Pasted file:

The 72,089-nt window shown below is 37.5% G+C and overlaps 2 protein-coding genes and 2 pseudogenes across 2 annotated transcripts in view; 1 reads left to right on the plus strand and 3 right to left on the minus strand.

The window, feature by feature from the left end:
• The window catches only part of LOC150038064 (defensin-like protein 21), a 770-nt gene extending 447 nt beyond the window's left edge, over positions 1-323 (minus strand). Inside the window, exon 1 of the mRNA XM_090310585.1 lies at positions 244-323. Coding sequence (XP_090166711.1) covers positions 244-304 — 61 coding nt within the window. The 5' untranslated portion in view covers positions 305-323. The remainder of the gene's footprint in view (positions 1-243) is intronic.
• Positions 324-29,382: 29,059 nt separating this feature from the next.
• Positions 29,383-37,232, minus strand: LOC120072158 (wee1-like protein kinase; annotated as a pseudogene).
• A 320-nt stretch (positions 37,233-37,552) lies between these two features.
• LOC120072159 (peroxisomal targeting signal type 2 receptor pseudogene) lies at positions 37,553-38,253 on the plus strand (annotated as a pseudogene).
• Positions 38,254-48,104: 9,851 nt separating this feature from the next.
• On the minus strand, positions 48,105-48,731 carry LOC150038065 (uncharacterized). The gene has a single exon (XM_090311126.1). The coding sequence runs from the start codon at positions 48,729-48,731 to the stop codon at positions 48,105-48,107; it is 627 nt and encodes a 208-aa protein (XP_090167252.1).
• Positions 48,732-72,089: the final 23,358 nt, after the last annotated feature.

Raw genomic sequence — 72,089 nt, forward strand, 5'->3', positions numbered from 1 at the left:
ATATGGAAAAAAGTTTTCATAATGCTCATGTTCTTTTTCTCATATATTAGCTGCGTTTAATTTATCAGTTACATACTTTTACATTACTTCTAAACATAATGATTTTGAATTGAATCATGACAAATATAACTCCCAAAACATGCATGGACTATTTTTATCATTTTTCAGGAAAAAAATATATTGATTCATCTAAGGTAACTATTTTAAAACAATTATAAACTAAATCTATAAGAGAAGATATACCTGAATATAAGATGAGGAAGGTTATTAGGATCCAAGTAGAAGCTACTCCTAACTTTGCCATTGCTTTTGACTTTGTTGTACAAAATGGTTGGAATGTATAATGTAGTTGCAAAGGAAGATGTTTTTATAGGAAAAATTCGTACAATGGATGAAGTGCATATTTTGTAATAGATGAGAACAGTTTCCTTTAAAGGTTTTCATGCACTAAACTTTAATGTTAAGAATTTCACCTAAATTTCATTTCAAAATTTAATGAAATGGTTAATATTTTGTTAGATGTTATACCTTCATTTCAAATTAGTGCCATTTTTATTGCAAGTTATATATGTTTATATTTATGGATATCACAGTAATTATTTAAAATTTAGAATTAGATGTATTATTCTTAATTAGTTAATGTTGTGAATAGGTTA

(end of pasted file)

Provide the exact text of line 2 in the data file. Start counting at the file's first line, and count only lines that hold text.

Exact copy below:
The window, feature by feature from the left end: